Insights on Agriculture – Investing in farms is investing in New York

By David Fisher

David Fisher

New York Farm Bureau members recently came to Albany to advocate on a number of priority issues to address the challenges and opportunities confronting agriculture. The organization is the largest general farm advocacy group in New York supporting public policy positions that are determined by our grassroots membership.

We need a state committed to investing in the future of agriculture. We need hard-working farmers and employees who see opportunity in the valuable role they have in our food system. And we need to work together to advance laudable goals that strengthen the farm economy.

One of the main priority issues for NYFB is securing funding in the New York State budget for the dozens of farm-related programs that include critical research, animal health and the marketing of New York products. We are also supporting the Environmental Protection Fund, which is responsible for helping farms implement best management practices that include soil health and nutrient management programs that protect our land and waterways.

In addition, we are advocating to once again fully fund Nourish NY, better connecting our farms with our food banks, as well as supporting the Healthy School Meals for All legislation, ensuring our children have access to a healthy breakfast and lunch in school. And we are asking to increase access to farm safety programs by increasing the budget for the New York Center for Agricultural Medicine and Health. Its highly effective programming has seen budget stagnation for years, and it’s time to change that for the safety of farm workers.

NYFB is also supportive of the governor’s effort to increase state procurement to 30% for New York farm products. It makes sense for New York to support its own farms when purchasing food for its state agencies and institutions. NYFB is hopeful the governor’s proposal for a refundable investment tax credit is included in the final budget. This will incentivize investment, especially coming off challenging years of low commodity prices and then the pandemic.

And we are supportive of direct-to-consumer shipping for our craft beverage makers. This common-sense legislation will create parity with winemakers and allow our breweries, distilleries and cideries to expand their markets by selling to new customers in and out of state.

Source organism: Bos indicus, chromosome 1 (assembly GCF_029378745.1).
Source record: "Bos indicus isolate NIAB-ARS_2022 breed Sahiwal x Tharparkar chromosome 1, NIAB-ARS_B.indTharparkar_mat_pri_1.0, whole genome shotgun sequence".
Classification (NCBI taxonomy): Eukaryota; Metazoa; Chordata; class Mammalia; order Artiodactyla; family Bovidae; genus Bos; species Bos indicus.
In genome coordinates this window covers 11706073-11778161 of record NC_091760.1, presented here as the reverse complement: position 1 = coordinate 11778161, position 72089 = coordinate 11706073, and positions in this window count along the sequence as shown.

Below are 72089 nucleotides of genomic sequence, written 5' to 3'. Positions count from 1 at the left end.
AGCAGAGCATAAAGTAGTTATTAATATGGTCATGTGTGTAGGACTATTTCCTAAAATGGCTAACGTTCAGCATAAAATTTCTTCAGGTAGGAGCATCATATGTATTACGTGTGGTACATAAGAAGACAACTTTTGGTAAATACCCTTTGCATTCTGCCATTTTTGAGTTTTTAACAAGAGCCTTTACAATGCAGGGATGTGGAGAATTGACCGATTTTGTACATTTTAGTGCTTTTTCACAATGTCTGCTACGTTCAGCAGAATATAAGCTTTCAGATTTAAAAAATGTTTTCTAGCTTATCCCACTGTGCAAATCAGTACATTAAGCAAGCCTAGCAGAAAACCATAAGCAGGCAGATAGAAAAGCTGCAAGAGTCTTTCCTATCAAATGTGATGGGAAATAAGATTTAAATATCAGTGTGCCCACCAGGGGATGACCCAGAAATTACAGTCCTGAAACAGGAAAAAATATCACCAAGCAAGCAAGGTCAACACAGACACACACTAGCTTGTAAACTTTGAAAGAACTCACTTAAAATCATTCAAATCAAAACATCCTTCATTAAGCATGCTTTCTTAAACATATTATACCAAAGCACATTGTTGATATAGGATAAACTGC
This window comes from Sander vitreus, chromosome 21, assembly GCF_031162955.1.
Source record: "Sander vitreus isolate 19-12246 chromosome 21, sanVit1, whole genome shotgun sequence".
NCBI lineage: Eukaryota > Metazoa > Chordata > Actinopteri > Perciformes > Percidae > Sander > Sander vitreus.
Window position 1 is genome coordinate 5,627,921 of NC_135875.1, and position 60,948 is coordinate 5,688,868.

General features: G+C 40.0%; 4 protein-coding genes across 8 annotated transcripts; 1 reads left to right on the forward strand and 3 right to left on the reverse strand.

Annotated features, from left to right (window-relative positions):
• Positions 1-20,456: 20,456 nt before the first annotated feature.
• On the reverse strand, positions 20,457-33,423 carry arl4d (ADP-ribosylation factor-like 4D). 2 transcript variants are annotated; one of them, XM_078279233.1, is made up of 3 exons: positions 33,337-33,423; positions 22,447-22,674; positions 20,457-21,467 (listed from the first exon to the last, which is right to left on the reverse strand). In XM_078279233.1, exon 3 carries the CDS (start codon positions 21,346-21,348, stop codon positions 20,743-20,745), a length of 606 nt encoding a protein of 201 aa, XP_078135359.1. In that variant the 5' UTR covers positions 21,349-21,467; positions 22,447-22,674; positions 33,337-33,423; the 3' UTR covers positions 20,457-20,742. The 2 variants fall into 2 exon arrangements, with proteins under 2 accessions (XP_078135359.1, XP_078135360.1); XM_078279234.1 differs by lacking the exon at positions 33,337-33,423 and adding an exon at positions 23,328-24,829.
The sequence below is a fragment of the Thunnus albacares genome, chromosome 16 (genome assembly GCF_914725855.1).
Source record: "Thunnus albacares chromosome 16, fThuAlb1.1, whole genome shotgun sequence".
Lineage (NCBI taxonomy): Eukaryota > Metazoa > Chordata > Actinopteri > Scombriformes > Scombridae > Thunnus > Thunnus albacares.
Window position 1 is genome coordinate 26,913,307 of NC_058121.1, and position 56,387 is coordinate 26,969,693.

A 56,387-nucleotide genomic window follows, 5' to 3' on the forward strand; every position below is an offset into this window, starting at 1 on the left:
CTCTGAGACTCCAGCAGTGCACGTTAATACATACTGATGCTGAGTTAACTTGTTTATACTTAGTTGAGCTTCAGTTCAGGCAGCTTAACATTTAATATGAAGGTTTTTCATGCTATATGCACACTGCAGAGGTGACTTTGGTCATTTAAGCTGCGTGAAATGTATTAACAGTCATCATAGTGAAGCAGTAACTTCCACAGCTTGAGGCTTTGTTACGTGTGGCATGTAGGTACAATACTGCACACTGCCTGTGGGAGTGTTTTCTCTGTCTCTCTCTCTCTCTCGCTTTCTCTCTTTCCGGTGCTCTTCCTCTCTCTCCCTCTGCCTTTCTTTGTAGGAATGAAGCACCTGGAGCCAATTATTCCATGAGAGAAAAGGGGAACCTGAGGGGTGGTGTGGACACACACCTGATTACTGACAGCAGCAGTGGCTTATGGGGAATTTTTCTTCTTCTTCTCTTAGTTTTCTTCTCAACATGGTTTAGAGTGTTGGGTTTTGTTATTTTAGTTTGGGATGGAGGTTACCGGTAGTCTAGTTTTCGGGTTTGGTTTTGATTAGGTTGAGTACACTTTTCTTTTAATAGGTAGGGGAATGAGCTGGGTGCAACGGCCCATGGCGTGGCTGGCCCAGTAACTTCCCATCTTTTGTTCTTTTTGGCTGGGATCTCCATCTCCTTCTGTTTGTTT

Among NYFB’s concerns is the legislation to restrict risk management tools by banning certain pesticides. This effort ignores the science and removes authority from those who have the expertise to regulate these products in the Department of Environmental Conservation.

Discussions are also ramping up again to raise the minimum wage. Let’s be clear, in today’s competitive labor market, you would be hard-pressed to find any farm or business paying minimum wage. But as the minimum wage rises, all wage rates go up on our farms. This is on top of the inflationary prices that all businesses are forced to absorb. And the more it costs to do business, the harder it is to stay in business, especially when most of our farms do not set their own prices. Prices are driven by wholesale markets and a federally controlled milk pricing formula and cannot be passed along to the customers.

New York State lost more than a third of its dairy farms in the past decade, much of it because of the rising costs and volatile milk markets. That trend will only continue if New York continues to make it harder to do business in the state. Let’s push pause on raising the minimum wage.

We encourage lawmakers to work with us to expand opportunities and capitalize on what we do well in New York. We have one of the most diverse agricultural sectors in the country. It is worth it for each of us to maintain that strong connection to food and farm production. This benefits our food system, local economies and overall quality of life in New York State.

David Fisher is New York Farm Bureau president and a dairy farmer.